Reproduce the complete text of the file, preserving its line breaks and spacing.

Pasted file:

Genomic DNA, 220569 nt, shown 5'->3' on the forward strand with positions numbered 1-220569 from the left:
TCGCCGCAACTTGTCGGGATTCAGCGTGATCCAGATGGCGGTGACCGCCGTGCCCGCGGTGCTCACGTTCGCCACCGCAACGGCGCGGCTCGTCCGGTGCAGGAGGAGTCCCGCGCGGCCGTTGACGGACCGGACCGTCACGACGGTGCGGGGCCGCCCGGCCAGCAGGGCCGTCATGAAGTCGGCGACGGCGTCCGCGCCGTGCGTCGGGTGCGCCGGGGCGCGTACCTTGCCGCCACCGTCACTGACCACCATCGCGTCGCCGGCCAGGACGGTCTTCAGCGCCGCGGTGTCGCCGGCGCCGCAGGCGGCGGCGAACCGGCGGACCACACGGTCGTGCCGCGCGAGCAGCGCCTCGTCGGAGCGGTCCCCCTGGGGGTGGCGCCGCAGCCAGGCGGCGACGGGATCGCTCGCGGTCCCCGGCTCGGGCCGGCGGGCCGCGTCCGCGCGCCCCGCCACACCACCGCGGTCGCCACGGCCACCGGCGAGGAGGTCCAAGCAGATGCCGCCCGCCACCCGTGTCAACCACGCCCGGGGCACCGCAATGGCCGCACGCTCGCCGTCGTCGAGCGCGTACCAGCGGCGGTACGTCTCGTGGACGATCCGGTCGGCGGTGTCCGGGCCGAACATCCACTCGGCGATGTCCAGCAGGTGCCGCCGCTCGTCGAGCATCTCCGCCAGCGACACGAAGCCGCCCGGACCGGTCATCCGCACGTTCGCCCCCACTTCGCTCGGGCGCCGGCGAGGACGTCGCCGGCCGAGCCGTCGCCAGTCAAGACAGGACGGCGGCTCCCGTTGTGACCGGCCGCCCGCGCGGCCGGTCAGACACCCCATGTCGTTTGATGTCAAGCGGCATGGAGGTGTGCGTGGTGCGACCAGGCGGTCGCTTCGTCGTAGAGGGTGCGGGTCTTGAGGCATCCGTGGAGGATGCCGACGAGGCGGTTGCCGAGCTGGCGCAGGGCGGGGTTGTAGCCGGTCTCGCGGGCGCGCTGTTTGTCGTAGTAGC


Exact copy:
Genomic DNA, 220569 nt, shown 5'->3' on the forward strand with positions numbered 1-220569 from the left:
TCGCCGCAACTTGTCGGGATTCAGCGTGATCCAGATGGCGGTGACCGCCGTGCCCGCGGTGCTCACGTTCGCCACCGCAACGGCGCGGCTCGTCCGGTGCAGGAGGAGTCCCGCGCGGCCGTTGACGGACCGGACCGTCACGACGGTGCGGGGCCGCCCGGCCAGCAGGGCCGTCATGAAGTCGGCGACGGCGTCCGCGCCGTGCGTCGGGTGCGCCGGGGCGCGTACCTTGCCGCCACCGTCACTGACCACCATCGCGTCGCCGGCCAGGACGGTCTTCAGCGCCGCGGTGTCGCCGGCGCCGCAGGCGGCGGCGAACCGGCGGACCACACGGTCGTGCCGCGCGAGCAGCGCCTCGTCGGAGCGGTCCCCCTGGGGGTGGCGCCGCAGCCAGGCGGCGACGGGATCGCTCGCGGTCCCCGGCTCGGGCCGGCGGGCCGCGTCCGCGCGCCCCGCCACACCACCGCGGTCGCCACGGCCACCGGCGAGGAGGTCCAAGCAGATGCCGCCCGCCACCCGTGTCAACCACGCCCGGGGCACCGCAATGGCCGCACGCTCGCCGTCGTCGAGCGCGTACCAGCGGCGGTACGTCTCGTGGACGATCCGGTCGGCGGTGTCCGGGCCGAACATCCACTCGGCGATGTCCAGCAGGTGCCGCCGCTCGTCGAGCATCTCCGCCAGCGACACGAAGCCGCCCGGACCGGTCATCCGCACGTTCGCCCCCACTTCGCTCGGGCGCCGGCGAGGACGTCGCCGGCCGAGCCGTCGCCAGTCAAGACAGGACGGCGGCTCCCGTTGTGACCGGCCGCCCGCGCGGCCGGTCAGACACCCCATGTCGTTTGATGTCAAGCGGCATGGAGGTGTGCGTGGTGCGACCAGGCGGTCGCTTCGTCGTAGAGGGTGCGGGTCTTGAGGCATCCGTGGAGGATGCCGACGAGGCGGTTGCCGAGCTGGCGCAGGGCGGGGTTGTAGCCGGTCTCGCGGGCGCGCTGTTTGTCGTAGTAGC